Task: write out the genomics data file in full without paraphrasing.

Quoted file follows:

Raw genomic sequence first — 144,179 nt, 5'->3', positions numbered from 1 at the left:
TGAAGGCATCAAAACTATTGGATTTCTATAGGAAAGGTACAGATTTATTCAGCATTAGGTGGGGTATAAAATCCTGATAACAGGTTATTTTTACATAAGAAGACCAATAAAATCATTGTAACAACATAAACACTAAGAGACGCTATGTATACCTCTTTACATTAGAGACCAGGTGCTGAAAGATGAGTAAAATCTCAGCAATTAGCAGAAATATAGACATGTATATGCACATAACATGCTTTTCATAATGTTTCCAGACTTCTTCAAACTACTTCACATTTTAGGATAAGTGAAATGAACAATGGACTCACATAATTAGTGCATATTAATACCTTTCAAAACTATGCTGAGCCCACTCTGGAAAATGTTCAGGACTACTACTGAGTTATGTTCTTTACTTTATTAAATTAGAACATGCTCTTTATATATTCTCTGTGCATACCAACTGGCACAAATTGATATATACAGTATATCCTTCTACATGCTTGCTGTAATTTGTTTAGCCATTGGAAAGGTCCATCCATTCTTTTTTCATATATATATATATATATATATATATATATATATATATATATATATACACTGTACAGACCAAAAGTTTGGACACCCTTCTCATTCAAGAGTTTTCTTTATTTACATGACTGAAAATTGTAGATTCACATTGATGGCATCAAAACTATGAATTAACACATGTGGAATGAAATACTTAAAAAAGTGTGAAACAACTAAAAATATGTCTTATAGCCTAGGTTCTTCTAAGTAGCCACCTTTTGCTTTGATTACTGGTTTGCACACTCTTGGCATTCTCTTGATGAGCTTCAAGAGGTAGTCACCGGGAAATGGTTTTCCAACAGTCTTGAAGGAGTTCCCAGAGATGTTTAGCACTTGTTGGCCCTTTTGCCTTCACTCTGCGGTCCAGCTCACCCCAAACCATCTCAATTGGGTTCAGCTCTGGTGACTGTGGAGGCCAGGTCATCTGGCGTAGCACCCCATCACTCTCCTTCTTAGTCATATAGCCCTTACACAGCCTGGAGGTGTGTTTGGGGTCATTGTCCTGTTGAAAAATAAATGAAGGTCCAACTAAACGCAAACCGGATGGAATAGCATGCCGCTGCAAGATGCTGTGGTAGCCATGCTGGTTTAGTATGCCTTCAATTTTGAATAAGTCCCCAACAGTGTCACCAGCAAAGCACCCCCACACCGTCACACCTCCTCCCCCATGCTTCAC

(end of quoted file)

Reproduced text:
Raw genomic sequence first — 144,179 nt, 5'->3', positions numbered from 1 at the left:
TGAAGGCATCAAAACTATTGGATTTCTATAGGAAAGGTACAGATTTATTCAGCATTAGGTGGGGTATAAAATCCTGATAACAGGTTATTTTTACATAAGAAGACCAATAAAATCATTGTAACAACATAAACACTAAGAGACGCTATGTATACCTCTTTACATTAGAGACCAGGTGCTGAAAGATGAGTAAAATCTCAGCAATTAGCAGAAATATAGACATGTATATGCACATAACATGCTTTTCATAATGTTTCCAGACTTCTTCAAACTACTTCACATTTTAGGATAAGTGAAATGAACAATGGACTCACATAATTAGTGCATATTAATACCTTTCAAAACTATGCTGAGCCCACTCTGGAAAATGTTCAGGACTACTACTGAGTTATGTTCTTTACTTTATTAAATTAGAACATGCTCTTTATATATTCTCTGTGCATACCAACTGGCACAAATTGATATATACAGTATATCCTTCTACATGCTTGCTGTAATTTGTTTAGCCATTGGAAAGGTCCATCCATTCTTTTTTCATATATATATATATATATATATATATATATATATATATATATATATACACTGTACAGACCAAAAGTTTGGACACCCTTCTCATTCAAGAGTTTTCTTTATTTACATGACTGAAAATTGTAGATTCACATTGATGGCATCAAAACTATGAATTAACACATGTGGAATGAAATACTTAAAAAAGTGTGAAACAACTAAAAATATGTCTTATAGCCTAGGTTCTTCTAAGTAGCCACCTTTTGCTTTGATTACTGGTTTGCACACTCTTGGCATTCTCTTGATGAGCTTCAAGAGGTAGTCACCGGGAAATGGTTTTCCAACAGTCTTGAAGGAGTTCCCAGAGATGTTTAGCACTTGTTGGCCCTTTTGCCTTCACTCTGCGGTCCAGCTCACCCCAAACCATCTCAATTGGGTTCAGCTCTGGTGACTGTGGAGGCCAGGTCATCTGGCGTAGCACCCCATCACTCTCCTTCTTAGTCATATAGCCCTTACACAGCCTGGAGGTGTGTTTGGGGTCATTGTCCTGTTGAAAAATAAATGAAGGTCCAACTAAACGCAAACCGGATGGAATAGCATGCCGCTGCAAGATGCTGTGGTAGCCATGCTGGTTTAGTATGCCTTCAATTTTGAATAAGTCCCCAACAGTGTCACCAGCAAAGCACCCCCACACCGTCACACCTCCTCCCCCATGCTTCAC